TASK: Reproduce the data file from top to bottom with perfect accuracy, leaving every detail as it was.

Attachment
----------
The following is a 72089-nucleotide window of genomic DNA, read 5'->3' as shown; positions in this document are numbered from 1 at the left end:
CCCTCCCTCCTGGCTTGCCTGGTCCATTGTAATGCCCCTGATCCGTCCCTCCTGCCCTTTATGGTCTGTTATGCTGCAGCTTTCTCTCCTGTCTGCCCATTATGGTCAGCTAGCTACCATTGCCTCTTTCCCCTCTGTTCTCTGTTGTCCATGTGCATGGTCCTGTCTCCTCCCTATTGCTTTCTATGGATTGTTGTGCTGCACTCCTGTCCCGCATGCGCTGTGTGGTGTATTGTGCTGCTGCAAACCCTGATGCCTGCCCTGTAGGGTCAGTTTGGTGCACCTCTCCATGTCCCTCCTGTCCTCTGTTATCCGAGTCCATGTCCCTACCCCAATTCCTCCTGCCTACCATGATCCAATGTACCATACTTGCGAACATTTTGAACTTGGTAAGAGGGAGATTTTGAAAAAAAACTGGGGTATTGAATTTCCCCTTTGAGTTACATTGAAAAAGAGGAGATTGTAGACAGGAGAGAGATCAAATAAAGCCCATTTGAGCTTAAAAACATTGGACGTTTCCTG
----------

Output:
The following is a 72089-nucleotide window of genomic DNA, read 5'->3' as shown; positions in this document are numbered from 1 at the left end:
CCCTCCCTCCTGGCTTGCCTGGTCCATTGTAATGCCCCTGATCCGTCCCTCCTGCCCTTTATGGTCTGTTATGCTGCAGCTTTCTCTCCTGTCTGCCCATTATGGTCAGCTAGCTACCATTGCCTCTTTCCCCTCTGTTCTCTGTTGTCCATGTGCATGGTCCTGTCTCCTCCCTATTGCTTTCTATGGATTGTTGTGCTGCACTCCTGTCCCGCATGCGCTGTGTGGTGTATTGTGCTGCTGCAAACCCTGATGCCTGCCCTGTAGGGTCAGTTTGGTGCACCTCTCCATGTCCCTCCTGTCCTCTGTTATCCGAGTCCATGTCCCTACCCCAATTCCTCCTGCCTACCATGATCCAATGTACCATACTTGCGAACATTTTGAACTTGGTAAGAGGGAGATTTTGAAAAAAAACTGGGGTATTGAATTTCCCCTTTGAGTTACATTGAAAAAGAGGAGATTGTAGACAGGAGAGAGATCAAATAAAGCCCATTTGAGCTTAAAAACATTGGACGTTTCCTG